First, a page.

3. Contingency Plans
We need to bring upon a culture of factoring in contingency plans in our aspects of work. Its probably grossly exaggerating to label this as contingency: but surely, the planners of the mock drill should have had safety options and back up plans for any part of the drill that could have gone wrong. This is not just for the fire department, but for all of us. Think about your fields of work: You may be writing a computer program that could alter the lives of millions who claim their insurance from a company, or you could be designing the combustion engine of the next generation sports utility vehicle. Every step that we take must be fool proof. There is no greater joy in being able to impact the lives of people through our work. But we need to make sure that while we work towards the happy path, we are also ensuring that the consumers/customers/beneficiaries of our products have a way to redeem themselves should anything go wrong. Because the essence of life is that – things do go wrong.
At the core of all of this is the realisation we should lay a premium on the value of every single human life.
This is the least that, nameless faces like us, can do by way of a tribute to 25 yr old girl who died on Friday.
Thanks for reading
S Rao
Note: The picture shown above is that of the tree of life. It was found on the internet. No copyright infringement is intended.
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Planning, Public Issues

Why tamper with good things?

A recent news article in Hindustan Times stated that IITs have acceded to the demand of HRD Ministry of merging IIT-JEE with AIEEE to have one single engineering entrance exam for the whole country from 2013. The speculations are rife that the new system will have equal weightage for marks of Class XIIth boards and marks scored in engineering entrance exam. The news has created a furore in the engineering community and with good reason.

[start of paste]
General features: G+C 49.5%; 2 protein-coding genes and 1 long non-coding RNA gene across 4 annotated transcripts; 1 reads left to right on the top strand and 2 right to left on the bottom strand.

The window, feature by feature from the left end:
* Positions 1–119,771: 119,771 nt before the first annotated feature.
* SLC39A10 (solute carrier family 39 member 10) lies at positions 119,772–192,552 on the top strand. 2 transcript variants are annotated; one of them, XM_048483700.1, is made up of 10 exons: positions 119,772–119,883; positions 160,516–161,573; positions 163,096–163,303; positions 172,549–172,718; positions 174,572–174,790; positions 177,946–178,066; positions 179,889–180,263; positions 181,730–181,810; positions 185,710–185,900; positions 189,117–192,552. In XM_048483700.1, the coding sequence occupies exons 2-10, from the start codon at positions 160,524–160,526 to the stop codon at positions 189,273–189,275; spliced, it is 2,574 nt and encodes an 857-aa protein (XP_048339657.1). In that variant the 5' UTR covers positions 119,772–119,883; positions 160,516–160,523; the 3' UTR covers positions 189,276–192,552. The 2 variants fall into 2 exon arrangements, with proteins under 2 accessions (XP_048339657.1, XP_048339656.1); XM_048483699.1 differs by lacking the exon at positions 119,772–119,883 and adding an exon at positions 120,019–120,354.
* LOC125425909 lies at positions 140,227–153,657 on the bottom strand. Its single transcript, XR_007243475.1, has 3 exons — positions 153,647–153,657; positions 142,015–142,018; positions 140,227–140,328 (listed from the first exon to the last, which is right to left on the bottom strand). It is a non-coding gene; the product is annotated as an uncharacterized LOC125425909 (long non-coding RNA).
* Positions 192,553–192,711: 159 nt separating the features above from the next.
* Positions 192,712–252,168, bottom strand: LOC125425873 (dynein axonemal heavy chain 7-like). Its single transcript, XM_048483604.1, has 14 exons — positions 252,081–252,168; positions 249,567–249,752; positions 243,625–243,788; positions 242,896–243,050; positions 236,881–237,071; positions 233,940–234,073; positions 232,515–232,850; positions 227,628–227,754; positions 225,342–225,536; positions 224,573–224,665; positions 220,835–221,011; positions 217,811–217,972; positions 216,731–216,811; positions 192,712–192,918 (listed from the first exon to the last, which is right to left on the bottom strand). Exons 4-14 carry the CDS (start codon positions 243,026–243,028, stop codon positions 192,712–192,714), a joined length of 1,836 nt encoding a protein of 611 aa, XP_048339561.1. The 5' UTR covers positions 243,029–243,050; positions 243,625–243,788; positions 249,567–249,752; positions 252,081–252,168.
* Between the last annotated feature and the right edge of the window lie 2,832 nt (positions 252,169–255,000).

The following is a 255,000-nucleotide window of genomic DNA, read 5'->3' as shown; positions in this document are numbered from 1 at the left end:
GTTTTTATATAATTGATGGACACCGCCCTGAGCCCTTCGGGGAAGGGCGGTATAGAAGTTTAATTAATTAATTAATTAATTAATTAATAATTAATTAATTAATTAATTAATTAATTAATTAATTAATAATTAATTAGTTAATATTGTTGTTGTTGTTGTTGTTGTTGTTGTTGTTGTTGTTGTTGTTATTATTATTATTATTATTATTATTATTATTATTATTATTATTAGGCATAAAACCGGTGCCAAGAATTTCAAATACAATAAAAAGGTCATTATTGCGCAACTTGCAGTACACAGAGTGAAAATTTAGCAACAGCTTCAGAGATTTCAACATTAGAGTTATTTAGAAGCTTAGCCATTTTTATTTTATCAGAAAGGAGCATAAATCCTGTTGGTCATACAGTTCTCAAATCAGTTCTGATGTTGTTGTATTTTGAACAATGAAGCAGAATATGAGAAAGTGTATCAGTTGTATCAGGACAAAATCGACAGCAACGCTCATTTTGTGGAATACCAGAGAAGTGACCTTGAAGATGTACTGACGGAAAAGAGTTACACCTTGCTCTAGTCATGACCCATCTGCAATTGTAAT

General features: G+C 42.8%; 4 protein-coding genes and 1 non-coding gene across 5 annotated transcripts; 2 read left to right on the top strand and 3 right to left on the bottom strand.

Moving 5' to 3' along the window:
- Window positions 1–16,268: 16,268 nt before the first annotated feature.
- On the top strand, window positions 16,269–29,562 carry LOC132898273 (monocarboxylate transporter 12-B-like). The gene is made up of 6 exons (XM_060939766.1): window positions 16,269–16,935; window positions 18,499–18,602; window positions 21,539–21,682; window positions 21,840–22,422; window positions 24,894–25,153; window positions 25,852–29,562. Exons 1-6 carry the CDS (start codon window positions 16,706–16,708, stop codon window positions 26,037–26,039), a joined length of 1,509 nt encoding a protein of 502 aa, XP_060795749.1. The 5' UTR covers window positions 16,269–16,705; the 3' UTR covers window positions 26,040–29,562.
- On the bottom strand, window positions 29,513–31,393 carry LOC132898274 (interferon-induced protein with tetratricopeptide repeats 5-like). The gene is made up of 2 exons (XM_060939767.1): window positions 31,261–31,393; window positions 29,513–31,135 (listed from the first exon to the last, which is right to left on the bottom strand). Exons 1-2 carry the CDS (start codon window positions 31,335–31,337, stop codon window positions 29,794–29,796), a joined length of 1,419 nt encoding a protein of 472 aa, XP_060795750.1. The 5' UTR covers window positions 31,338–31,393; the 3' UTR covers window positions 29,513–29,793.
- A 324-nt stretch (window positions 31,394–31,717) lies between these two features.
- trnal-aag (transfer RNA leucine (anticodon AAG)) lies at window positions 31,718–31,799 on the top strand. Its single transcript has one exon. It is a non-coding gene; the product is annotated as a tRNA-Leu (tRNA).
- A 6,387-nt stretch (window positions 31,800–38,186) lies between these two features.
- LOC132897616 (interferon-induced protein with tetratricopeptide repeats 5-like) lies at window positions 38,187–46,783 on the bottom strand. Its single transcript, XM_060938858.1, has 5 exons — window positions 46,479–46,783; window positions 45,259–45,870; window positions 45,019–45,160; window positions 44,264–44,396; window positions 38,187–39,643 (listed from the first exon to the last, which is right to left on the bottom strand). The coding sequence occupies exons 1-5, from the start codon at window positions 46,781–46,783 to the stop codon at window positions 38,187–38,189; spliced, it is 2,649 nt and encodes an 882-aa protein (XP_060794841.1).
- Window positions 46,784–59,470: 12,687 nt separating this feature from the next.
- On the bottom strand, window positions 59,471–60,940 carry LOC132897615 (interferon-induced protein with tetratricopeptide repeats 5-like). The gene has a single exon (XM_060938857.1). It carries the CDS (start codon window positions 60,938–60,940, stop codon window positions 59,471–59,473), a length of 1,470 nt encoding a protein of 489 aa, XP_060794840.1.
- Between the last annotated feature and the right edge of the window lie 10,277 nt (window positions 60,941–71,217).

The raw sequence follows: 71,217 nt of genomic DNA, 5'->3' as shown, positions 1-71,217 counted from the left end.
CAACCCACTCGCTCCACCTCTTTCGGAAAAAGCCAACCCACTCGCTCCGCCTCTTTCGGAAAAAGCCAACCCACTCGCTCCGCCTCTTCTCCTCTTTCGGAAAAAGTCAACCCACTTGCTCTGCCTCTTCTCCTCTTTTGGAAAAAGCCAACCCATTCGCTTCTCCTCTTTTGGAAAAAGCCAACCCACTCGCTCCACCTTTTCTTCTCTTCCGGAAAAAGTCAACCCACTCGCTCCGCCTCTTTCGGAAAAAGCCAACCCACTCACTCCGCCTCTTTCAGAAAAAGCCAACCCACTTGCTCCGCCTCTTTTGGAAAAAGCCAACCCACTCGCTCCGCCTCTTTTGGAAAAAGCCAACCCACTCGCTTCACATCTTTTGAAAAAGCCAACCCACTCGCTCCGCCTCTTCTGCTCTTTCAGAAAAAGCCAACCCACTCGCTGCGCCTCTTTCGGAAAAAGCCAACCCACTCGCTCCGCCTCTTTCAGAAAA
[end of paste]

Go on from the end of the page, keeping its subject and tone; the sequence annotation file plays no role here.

The first question is the merger of exams to have one single exam. The logic given by the HRD Ministry is that currently students have to give 3-5 entrance exams and that puts undue stress on them. The truth, obviously, is quite the opposite. Multiple exams provide more opportunities. So, if somebody has an unlucky day on the day of IIT-JEE, he/she can do well in AIEEE and get admission in a good college. With the new system, the students would be under extra pressure to perform because the next opportunity would come after an year.

The second issue is that of quality of the paper. IIT-JEE is much more intense and difficult than AIEEE paper. As one of the IIT-Directors have mentioned that many elements of JEE would be retained, one can expect the paper to be of a decent quality. It is difficult to comment on this issue till the format of the exam is officially announced.

The third and the most weird thing is introduction of Board’s results with an unusually high weightage (50%). It means that IIT-JEE and class XIIth board exams will be considered as equal. This is beyond logic. Consider this – while 1000+ students all over the country score 100/100 in maths paper of 12th boards, only few are able to score above 85% in the maths paper of IIT-JEE. I sincerely hope that this is just a speculation and the actual weightage of boards exam is not more than 15-20%.

It is high time that HRD Ministry leaves IITs alone and do better things. Their hasteful implementation of OBC quota and increase of seats has already caused various problems to existing IITs. All these actions may badly dent the brand of IITs which is highly dependent on the quality of the incoming students. Well, let’s wait for the formal announcement and see what surprises will be thrown at us.